This week, we discuss value. Then, we study the best ways to pursue things of high value and improve your life.
Table of Content
- What Is Value?
- We Are Taught To Seek What Is Low-Value
- Why Are We Taught To Seek What Is Low-Value?
- How To Pursue Things and People Of A High Value
- Leave the modern world behind
- Focus on virtue
- Develop your rational pride
- The World Improves When We Pursue What Is Of A High Value
What Is Value?
“Even if you cannot change all the people around you, you can change the people you choose to be around. Life is too short to waste your time on people who don’t respect, appreciate, and value you. Spend your life with people who make you smile, laugh, and feel loved.” – Roy T. Bennet
Value is “worth in usefulness or importance to the possessor; utility or merit.”
Everything has value. Specific individuals, moral systems, ideas, and actions have a higher value than others. For example, capitalism is more valuable than socialism, your best friend is more valuable than a stranger, and freedom is more valuable than enslavement.
Conversely, a life of low-value pursuits is full of addictions, enslavement to the ruling classes, emotional instability, and so on. Of course, no one thrives in such an environment, just like you can’t thrive on an empty calory, all-sugar diet. Life has to have value. Unfortunately, pursuing high-value ideas and individuals is hard, which is why people don’t do it.
We Are Taught To Seek What Is Low-Value
And institutions help facilitate your addiction to vice. Schools teach historical inaccuracies instead of moral truths; governments stifle individual autonomy instead of encouraging it; churches promote pop culture myths instead of moral courage; and so on. Moral truths, personal autonomy, and moral courage are a few high-value concepts that encourage the best within an individual. Of course, such concepts are shunned, mocked, and belittled in a culture that values immediate and weak values.
Why Are We Taught To Seek What Is Low-Value?
Ultimately, why are we rewarded for pursuing what is of low value? Because that which is immediate and has no roots is easy to break. For example, casual sex is the lowest form of an intimate relationship. And casual sex, unlike marriage, has no loyalties between the two individuals involved and the communities surrounding the individuals. Furthermore, such a “relationship” ends as soon as the fun is over.
And who benefits from such low-value relationships? Why the ruling classes, elites, and the mobs. Casual sex can lead to an unexpected pregnancy making women dependent on the ruling classes for welfare and support. The elites benefit from consumerism. A married couple will care about their finances while people engage in flings will gladly waste money on drinks, over-expensive urban living, and other “thrills” to spice up their dating life. And, of course, the mob benefits. Casual sex can be emotionally damaging and lead to feelings of betrayal, anger, and lust. Such destabilizing emotions make an individual easier to sway when the mob needs more bodies.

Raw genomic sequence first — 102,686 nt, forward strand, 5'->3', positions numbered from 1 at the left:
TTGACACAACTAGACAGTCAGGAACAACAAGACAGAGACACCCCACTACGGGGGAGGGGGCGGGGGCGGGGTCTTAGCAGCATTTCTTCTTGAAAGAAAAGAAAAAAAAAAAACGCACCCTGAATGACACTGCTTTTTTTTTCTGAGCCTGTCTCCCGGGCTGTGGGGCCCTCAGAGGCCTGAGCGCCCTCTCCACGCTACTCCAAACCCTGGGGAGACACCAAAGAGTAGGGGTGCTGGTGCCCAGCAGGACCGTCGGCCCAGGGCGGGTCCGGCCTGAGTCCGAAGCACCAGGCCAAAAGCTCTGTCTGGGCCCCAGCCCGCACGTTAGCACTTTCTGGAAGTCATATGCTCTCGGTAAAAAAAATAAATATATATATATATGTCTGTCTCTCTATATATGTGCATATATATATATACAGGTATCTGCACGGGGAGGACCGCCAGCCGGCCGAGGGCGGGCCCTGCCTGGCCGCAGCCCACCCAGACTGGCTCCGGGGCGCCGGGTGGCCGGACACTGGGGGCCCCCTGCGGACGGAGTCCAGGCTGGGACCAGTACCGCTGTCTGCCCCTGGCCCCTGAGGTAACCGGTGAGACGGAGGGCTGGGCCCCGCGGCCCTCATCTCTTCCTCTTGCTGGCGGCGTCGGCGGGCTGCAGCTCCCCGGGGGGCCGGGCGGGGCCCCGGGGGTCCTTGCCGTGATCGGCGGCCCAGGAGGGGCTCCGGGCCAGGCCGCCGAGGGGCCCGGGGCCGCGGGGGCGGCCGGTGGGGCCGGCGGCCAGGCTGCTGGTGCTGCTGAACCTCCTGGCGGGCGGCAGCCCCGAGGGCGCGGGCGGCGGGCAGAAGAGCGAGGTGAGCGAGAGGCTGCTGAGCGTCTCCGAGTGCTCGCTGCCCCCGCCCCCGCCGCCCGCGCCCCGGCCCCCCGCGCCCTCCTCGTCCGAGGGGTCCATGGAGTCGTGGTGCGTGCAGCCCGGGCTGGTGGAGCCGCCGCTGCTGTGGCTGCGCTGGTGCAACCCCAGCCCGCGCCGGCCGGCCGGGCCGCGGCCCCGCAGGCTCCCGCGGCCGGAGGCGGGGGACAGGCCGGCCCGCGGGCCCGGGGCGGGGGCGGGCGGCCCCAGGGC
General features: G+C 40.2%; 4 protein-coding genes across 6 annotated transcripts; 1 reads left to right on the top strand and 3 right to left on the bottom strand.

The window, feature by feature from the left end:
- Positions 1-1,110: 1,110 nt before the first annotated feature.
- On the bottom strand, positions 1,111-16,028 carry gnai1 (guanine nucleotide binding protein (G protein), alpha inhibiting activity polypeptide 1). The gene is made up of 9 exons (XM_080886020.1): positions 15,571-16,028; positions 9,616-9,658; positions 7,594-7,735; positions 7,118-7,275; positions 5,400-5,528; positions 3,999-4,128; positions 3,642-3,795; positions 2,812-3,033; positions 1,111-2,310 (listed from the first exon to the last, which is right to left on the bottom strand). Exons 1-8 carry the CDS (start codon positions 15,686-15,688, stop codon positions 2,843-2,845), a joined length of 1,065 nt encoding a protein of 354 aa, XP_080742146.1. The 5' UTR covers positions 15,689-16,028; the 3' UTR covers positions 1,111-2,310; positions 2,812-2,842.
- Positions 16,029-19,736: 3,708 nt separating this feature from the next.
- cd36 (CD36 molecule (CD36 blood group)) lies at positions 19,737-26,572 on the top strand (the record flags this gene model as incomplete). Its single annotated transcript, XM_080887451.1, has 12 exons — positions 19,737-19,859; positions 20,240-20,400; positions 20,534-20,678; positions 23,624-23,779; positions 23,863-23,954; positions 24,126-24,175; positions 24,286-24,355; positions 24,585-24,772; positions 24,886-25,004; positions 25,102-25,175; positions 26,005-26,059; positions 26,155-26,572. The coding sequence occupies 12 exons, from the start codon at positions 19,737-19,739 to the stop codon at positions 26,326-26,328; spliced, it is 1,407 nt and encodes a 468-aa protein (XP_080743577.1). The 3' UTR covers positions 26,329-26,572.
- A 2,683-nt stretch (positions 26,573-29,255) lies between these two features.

Governments, entertainment, “friends,” corporations, and other institutions and people will promote casual sex and other things of low value. They will make the pursuit of low-value objects seem “fun” or “exciting” instead of admitting how damaging and empty such a life is.
How To Pursue Things and People Of A High Value
“Anything that just costs money is cheap.” – John Steinbeck
- Leave the modern world behind – Contemporary culture offers pointless truisms and blatant lies. You should direct yourself away from these messages and seek wisdom elsewhere. Modernity’s messages on love, truth, and justice have no value. Therefore, ignore these poisoned words, read old books, observe the consequences of people’s actions without filters, and work on virtue.
- Focus on virtue – Challenging yourself is where you will find the most value, especially within. The highest value action you can take is to pursue greatness. If you continue to improve, then you increase your value. The more you seek your best self, the more you can accomplish and the better world you can bring about. How do you pursue your best self? Think about the ideal. Control your emotions. Study the 13 virtues and allow them to define your actions. Learn more skills. Save your money and invest in what is meaningful.
- Develop your rational pride – You have to stop seeing the stable life as boring. If you pursue value, you should be proud of your self-control and focus. For example, most people lack the persistence and fortitude to learn new skills. You’re different. Be proud of that. Don’t let FOMO trick you. Remember, weak individuals are missing out on the discipline, virtue, and confidence you have built.
The World Improves When We Pursue What Is Of A High Value
“Pursue what is meaningful, not what is expedient.” – Jordan Peterson
You can’t change the world. People will make their decisions. Our present course is cultural suicide because people will destroy value to fulfill what is fleeting and meaningless.
Your first response should always be to ignore what you’re hearing and focus on improving yourself. The only life you can directly change is yours. Therefore, your obsession should be with cultivating your ideal, virtuous self.
- What is something of low value that you seek? What is something immediate and fleeting you consume? Why?
- What is something of high value that you seek? Has this person, idea, or object made your life better?
- What is something of high value you’d love to seek but have been too weak or lazy to pursue? For example, have you been too lazy to go to the gym and obtain better health? What do you think is holding you back?
Please remember that it’s important to do the actionables. You’re not on this earth to simply read but to do. To become an individual, you must act more than you consume.
*Image credit to Unsplash.